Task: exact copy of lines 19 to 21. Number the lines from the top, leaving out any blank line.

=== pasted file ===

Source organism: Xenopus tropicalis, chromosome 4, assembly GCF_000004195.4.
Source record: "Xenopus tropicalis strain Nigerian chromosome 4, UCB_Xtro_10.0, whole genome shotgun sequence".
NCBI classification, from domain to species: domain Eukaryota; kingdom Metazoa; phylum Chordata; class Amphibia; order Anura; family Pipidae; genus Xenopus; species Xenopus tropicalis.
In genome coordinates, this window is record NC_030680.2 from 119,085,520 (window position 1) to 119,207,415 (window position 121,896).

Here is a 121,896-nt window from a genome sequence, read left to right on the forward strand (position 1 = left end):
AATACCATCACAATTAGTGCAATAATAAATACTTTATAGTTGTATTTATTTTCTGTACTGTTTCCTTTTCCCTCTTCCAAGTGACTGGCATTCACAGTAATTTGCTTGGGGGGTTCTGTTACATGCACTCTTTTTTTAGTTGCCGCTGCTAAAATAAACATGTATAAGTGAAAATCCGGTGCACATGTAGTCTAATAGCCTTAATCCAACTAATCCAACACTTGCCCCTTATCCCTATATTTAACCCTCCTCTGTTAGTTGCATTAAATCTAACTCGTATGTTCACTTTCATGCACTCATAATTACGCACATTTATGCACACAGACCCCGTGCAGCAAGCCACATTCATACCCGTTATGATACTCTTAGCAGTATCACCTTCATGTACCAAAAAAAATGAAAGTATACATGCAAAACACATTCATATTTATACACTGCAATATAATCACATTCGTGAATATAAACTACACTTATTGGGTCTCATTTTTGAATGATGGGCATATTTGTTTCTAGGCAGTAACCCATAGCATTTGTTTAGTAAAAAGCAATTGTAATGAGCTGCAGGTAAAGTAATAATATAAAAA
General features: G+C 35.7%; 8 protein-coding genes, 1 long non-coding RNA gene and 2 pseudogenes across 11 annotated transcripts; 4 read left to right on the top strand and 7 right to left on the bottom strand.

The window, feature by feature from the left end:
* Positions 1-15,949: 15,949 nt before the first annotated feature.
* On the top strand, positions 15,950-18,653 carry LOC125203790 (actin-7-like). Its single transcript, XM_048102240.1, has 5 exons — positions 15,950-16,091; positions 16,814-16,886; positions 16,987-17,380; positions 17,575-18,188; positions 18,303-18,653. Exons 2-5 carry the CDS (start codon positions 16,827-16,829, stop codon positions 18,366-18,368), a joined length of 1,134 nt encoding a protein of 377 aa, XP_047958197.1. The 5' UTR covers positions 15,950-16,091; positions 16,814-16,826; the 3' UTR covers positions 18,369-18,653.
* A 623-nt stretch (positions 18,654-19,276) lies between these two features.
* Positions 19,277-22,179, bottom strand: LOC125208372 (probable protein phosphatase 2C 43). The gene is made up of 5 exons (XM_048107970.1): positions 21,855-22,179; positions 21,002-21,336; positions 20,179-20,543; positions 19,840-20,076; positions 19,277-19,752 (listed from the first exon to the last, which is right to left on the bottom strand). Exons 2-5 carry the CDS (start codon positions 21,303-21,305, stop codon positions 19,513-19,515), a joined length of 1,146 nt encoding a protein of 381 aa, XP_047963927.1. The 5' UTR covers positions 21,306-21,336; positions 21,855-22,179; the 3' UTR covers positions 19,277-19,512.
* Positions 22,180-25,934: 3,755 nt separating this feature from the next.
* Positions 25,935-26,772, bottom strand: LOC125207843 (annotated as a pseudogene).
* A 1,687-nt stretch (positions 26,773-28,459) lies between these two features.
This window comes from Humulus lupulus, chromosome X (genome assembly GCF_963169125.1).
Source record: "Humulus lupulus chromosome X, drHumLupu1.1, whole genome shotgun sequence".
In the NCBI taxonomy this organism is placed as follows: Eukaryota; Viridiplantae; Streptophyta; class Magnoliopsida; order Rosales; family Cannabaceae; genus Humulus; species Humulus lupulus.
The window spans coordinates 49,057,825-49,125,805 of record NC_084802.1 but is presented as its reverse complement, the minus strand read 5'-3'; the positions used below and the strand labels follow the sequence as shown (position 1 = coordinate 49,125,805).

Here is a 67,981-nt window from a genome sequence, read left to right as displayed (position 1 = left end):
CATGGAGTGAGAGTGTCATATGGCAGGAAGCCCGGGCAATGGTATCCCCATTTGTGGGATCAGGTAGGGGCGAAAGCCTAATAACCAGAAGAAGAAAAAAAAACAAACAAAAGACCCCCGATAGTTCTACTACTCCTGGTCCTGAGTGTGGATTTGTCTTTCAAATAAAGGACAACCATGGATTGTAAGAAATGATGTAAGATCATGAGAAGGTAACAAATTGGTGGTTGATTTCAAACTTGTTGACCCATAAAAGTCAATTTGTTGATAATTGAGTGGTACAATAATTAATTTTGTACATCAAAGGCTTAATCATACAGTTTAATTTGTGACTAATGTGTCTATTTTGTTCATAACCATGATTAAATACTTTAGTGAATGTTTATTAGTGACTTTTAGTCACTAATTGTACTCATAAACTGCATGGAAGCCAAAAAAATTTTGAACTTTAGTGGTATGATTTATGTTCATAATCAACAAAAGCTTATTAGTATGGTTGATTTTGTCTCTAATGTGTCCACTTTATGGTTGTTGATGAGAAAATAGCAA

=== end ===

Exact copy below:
The window spans coordinates 49,057,825-49,125,805 of record NC_084802.1 but is presented as its reverse complement, the minus strand read 5'-3'; the positions used below and the strand labels follow the sequence as shown (position 1 = coordinate 49,125,805).

Here is a 67,981-nt window from a genome sequence, read left to right as displayed (position 1 = left end):
CATGGAGTGAGAGTGTCATATGGCAGGAAGCCCGGGCAATGGTATCCCCATTTGTGGGATCAGGTAGGGGCGAAAGCCTAATAACCAGAAGAAGAAAAAAAAACAAACAAAAGACCCCCGATAGTTCTACTACTCCTGGTCCTGAGTGTGGATTTGTCTTTCAAATAAAGGACAACCATGGATTGTAAGAAATGATGTAAGATCATGAGAAGGTAACAAATTGGTGGTTGATTTCAAACTTGTTGACCCATAAAAGTCAATTTGTTGATAATTGAGTGGTACAATAATTAATTTTGTACATCAAAGGCTTAATCATACAGTTTAATTTGTGACTAATGTGTCTATTTTGTTCATAACCATGATTAAATACTTTAGTGAATGTTTATTAGTGACTTTTAGTCACTAATTGTACTCATAAACTGCATGGAAGCCAAAAAAATTTTGAACTTTAGTGGTATGATTTATGTTCATAATCAACAAAAGCTTATTAGTATGGTTGATTTTGTCTCTAATGTGTCCACTTTATGGTTGTTGATGAGAAAATAGCAA